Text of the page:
DC, September 24, 2003 (ENS): A meat substitute
sold under the brand name "Quorn" is more
likely to cause adverse reactions than shellfish, milk,
peanuts and other common food allergens, according to
the Center for Science in the Public Interest (CSPI).
In a letter published in the "American Journal
of Medicine," CSPI's Executive Director Michael
Jacobson says eating Quorn can cause vomiting, diarrhea,
hives, swelling, or even anaphylactic shock.
Quorn is the brand name for mycoprotein, which is made
from vat grown mold. It has been marketed in the United
States for less than two years, but has been available
for more than a decade in the United Kingdom.
Authorities in the United Kingdom forced Marlow Foods
to change the labeling, which had falsely claimed that
mycoprotein was "mushroom protein," even though
it is made from a non mushroom processed mold. The U.S.
Food and Drug Administration (FDA) has been investigating
reports of adverse reactions to Quorn, but CSPI has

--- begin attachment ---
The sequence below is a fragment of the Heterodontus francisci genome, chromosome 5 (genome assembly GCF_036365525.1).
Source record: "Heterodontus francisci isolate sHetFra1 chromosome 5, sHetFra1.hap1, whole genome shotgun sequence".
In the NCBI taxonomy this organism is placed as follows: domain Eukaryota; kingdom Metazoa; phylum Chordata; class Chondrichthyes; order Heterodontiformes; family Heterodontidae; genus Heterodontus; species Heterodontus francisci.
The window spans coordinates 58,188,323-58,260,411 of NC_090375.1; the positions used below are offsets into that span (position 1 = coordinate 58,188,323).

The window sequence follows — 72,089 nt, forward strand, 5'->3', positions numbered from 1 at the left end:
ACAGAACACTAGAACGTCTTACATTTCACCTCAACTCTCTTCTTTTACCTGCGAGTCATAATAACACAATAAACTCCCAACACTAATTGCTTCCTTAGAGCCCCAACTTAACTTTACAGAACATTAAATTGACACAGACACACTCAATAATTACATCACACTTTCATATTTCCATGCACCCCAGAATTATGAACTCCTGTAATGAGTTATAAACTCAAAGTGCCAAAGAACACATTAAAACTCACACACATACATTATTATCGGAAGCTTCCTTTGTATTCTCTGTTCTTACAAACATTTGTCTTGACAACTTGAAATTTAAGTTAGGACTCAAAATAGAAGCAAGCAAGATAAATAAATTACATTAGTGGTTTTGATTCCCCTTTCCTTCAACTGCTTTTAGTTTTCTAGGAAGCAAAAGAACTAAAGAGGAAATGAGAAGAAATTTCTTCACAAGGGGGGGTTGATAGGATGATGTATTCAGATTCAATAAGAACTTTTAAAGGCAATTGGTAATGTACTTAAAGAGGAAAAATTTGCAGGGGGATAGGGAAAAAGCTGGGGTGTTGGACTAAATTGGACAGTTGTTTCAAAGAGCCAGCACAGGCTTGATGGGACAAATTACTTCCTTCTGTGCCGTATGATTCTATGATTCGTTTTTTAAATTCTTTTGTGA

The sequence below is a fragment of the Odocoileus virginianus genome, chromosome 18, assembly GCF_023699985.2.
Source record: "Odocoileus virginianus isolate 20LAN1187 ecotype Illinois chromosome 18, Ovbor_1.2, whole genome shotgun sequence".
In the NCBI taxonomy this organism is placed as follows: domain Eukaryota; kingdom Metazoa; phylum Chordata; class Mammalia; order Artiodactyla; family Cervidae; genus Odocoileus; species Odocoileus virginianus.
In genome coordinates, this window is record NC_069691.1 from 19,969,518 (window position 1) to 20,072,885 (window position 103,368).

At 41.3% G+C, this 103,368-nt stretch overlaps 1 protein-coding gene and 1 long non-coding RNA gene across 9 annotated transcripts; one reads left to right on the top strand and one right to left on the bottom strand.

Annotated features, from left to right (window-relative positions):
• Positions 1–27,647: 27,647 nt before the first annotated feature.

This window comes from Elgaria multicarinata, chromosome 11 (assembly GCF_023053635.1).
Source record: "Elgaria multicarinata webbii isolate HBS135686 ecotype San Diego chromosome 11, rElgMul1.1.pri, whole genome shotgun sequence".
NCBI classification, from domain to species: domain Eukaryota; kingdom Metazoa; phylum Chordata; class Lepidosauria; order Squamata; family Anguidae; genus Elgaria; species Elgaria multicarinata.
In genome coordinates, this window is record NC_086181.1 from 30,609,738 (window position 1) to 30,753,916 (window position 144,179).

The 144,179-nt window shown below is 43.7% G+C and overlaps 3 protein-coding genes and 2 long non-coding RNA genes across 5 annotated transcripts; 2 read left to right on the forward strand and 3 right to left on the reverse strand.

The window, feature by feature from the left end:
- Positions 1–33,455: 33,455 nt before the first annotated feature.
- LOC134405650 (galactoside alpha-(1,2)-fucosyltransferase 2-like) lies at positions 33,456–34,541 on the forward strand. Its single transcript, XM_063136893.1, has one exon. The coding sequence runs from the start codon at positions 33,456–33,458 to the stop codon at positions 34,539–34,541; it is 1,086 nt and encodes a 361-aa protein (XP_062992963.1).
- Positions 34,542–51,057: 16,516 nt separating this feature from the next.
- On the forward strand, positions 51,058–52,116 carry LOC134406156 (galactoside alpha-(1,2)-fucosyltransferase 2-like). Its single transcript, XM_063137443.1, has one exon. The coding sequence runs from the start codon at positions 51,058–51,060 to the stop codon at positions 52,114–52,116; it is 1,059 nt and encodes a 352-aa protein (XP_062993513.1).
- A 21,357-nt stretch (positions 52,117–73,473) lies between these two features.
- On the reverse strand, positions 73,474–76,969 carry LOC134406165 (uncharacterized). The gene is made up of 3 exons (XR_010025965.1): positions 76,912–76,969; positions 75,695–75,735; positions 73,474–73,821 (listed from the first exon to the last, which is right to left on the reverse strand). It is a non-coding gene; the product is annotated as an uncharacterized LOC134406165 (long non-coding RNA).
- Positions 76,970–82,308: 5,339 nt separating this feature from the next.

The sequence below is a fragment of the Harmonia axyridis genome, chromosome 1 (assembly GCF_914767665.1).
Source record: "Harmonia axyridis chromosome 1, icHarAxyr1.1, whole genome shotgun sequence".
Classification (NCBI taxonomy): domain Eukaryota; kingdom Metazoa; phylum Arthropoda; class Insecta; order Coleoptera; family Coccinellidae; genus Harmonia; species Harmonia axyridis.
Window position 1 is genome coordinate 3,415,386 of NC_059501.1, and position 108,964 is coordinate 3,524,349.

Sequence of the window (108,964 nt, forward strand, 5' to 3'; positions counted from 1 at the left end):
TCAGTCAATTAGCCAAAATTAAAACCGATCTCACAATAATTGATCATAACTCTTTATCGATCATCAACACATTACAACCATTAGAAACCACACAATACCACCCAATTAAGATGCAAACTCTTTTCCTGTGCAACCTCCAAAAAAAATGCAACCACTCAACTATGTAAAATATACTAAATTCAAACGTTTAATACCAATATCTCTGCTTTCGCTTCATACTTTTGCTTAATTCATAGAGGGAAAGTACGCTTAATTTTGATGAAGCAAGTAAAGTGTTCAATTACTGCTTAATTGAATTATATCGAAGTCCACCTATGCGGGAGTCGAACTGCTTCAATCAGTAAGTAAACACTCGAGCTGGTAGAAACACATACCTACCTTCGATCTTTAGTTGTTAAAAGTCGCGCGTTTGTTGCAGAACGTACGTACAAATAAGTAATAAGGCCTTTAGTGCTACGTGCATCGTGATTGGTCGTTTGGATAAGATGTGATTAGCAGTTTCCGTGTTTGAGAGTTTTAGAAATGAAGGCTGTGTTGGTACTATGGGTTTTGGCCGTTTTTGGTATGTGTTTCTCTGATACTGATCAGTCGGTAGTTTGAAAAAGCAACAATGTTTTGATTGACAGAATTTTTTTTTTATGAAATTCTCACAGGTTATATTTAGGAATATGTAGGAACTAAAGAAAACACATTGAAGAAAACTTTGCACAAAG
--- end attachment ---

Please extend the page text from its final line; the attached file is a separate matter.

repeatedly criticized the agency for the pace of its
investigation and for allowing its sale in the first
CSPI commissioned a telephone survey of British consumers,
and found that five percent of 346 people who had eaten
Quorn reported adverse reactions. The public interest
group says that was a higher percentage of people than
reported allergies to shellfish, milk, peanuts, and
In addition, the study reports on 597 reports of adverse
reactions attributed to Quorn. Of those people, 67 percent
suffered vomiting; 33 percent diarrhea; 6 percent hives
or broken blood vessels in the gastrointestinal tract
or eyes; and one percent anaphylactic reactions.
"It is quite astonishing that the Food and Drug
Administration considers Quorn Foods as 'Generally Recognized
As Safe,' even though many people have suffered severe
vomiting or diarrhea, hives, and even anaphylactic reactions,"
Jacobson said. "Many people said that Quorn made
them sicker than they ever were before, that cramps
and vomiting were debilitating, and that they had to
go to their doctor or the emergency room.
"At a time of widespread public concern about
food allergies, it is shocking that the FDA would permit
a new food that it knows will sicken countless consumers,"
Jacobson said. "The FDA should order it off the